By high school I really think it is a good idea for the teenager to have a little time with the doctor without a parent present. Teenagers, who are now thinking for themselves, need to learn how to talk to, and listen to a doctor. Parents, this means you might have to trust me to talk to your teen alone. Why would you bring your child to me if you don't trust me? When I talk to your teen the discussion will be focused on establishing rapport, on physical and mental health, on making good choices, and on bringing family and parent-teen relationships together. By having you (the parent) out of the room it is very likely that I will be reinforcing things you have already discussed with your teen. You will look much smarter and more reliable to your teen if he realizes the same information is coming from the doctor!

So, call and schedule your child's well exam soon. Get on at least an every other year schedule (every year for monitoring chronic conditions). Let's think long term about promoting a healthy life for your child. And yes, I will read those little notes you pass to me secretly before the check-up and along with my usual advice I will emphasize whatever health rule you think needs a little extra reinforcement at home.

Wednesday, July 21, 2010

Swimmers' Ear

What do you get when you combine kids with hot weather and non-stop swimming? The answer is Swimmer's Ear, also known as Otitis Externa. In my office the conversation goes something like this:

Mom: "I think he has an ear infection."
Me: "Does your ear hurt?"
Swimmer: "Yes, my right ear. It hurts to touch it or lay on it. Plus I can't hear out of it very well"
Me: "Have you been swimming a lot?"
Mom: "We were just on vacation at a lake"
Me: "Do you have a runny nose or a cold?"
Mom & Swimmer: "Not really"

This is repeated multiple times a day in my office, all summer long. I see it even more often when the weather is hot, like it is right now. Some days I see so many kids with Swimmer's Ear that I have dreams about it. Really, I do.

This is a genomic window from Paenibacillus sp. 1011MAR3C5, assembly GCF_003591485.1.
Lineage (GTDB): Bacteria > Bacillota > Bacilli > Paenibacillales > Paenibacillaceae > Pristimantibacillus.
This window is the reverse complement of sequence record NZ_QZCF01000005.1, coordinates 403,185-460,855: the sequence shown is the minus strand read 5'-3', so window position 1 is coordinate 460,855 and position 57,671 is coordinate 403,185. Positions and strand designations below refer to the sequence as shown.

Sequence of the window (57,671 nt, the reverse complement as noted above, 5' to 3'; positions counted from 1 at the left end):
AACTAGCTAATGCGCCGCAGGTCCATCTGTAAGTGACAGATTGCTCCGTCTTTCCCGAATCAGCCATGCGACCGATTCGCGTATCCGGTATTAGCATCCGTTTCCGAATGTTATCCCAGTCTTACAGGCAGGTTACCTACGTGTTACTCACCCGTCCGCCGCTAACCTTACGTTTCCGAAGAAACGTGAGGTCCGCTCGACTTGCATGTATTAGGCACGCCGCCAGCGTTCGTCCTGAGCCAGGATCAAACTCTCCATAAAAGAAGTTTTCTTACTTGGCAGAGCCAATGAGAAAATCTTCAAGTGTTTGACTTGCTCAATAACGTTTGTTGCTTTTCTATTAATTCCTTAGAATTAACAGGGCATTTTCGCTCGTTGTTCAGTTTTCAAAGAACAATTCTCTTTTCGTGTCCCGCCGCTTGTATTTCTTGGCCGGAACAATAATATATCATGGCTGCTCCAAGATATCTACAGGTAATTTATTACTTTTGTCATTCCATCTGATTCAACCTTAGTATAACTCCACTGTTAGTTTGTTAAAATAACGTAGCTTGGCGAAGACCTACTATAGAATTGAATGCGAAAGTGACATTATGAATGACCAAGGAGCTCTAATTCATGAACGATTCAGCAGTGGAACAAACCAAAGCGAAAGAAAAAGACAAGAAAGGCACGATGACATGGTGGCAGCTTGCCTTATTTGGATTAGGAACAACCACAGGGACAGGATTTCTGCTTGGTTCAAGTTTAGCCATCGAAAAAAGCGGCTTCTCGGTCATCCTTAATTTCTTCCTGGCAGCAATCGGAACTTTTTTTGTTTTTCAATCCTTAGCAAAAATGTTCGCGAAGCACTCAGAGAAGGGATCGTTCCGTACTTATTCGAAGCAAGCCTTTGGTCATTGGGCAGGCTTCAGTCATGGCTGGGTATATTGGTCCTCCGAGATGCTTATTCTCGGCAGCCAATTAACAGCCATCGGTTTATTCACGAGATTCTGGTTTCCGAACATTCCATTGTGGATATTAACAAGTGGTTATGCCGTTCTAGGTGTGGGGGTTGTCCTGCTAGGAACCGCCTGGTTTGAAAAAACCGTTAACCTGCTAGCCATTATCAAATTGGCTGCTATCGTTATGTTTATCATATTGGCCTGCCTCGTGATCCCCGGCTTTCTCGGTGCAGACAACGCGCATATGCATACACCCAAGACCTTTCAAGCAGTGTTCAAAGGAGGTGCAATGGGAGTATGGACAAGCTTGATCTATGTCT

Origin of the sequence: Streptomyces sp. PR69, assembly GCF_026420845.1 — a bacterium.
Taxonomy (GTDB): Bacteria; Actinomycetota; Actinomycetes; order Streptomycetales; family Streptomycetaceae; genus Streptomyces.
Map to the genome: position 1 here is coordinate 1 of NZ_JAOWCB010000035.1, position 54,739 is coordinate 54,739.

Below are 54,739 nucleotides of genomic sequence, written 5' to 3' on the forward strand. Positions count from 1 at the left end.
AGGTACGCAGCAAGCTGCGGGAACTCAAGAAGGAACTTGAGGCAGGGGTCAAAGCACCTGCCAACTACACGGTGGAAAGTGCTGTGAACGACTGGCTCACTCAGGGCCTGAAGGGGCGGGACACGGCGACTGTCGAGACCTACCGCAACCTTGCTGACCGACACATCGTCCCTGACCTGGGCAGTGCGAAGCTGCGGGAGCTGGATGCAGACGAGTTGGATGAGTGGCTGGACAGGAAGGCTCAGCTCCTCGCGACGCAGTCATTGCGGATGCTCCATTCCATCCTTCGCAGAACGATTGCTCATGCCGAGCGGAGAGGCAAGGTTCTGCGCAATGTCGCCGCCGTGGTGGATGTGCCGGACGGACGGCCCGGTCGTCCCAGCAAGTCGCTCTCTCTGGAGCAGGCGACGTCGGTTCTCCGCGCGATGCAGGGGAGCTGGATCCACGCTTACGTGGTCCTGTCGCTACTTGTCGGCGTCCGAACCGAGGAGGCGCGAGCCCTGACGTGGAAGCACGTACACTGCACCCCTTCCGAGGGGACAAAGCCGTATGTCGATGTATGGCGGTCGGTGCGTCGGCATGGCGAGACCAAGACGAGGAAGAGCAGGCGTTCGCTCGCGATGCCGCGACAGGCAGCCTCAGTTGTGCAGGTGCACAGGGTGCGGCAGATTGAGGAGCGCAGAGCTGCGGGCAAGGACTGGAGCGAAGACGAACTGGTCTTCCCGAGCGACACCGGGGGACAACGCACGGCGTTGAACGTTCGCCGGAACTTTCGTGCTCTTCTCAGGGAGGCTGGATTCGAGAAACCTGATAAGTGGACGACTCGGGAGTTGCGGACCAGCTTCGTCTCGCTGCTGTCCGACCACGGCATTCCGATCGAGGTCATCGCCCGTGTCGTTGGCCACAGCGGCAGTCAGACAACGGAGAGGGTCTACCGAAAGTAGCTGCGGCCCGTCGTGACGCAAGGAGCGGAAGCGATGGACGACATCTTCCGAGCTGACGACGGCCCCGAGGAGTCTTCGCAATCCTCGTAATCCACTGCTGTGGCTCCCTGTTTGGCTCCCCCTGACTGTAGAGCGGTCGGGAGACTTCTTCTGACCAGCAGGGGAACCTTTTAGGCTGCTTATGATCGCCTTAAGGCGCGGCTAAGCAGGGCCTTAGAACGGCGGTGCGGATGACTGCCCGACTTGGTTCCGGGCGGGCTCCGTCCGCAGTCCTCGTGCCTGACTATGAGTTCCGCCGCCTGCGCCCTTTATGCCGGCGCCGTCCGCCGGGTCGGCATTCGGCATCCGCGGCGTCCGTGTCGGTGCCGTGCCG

Swimmers' Ear, or Otitis Externa, is completely different from what most people think of when they say "I think my child has an ear infection." Swimmers' Ear is an infection of the ear canal, which starts at the hole in your ear and ends at the ear drum. The skin in the ear canal becomes red and swollen, and can even produce pus. Anything that moves the ear canal (touch, pressure, and sometimes even chewing) can cause pain.

Swimmers' Ear is usually associated with getting the ear canal wet and is more commonly seen in people who put their heads under water (school age children and up). The name Otitis Externa would also apply to other skin conditions and infections in the ear canal. For my purposes, however, I am focusing on the most common condition caused by getting the ear canal wet.

The standard ear infection (or Otitis Media) takes place behind the ear drum (tympanic membrane). The usually hollow, air-filled chamber becomes full of fluid and pus. This hardly ever has anything to do with swimming (the tympanic membrane protects the middle ear chamber from water outside the ear), tends to be associated with congestion and nasal drainage, and is more commonly seen in younger children and infants. Many parents worry that their baby or toddler's otitis media is caused by swimming lessons or by getting the baby's ears wet during bathing. This is not very likely.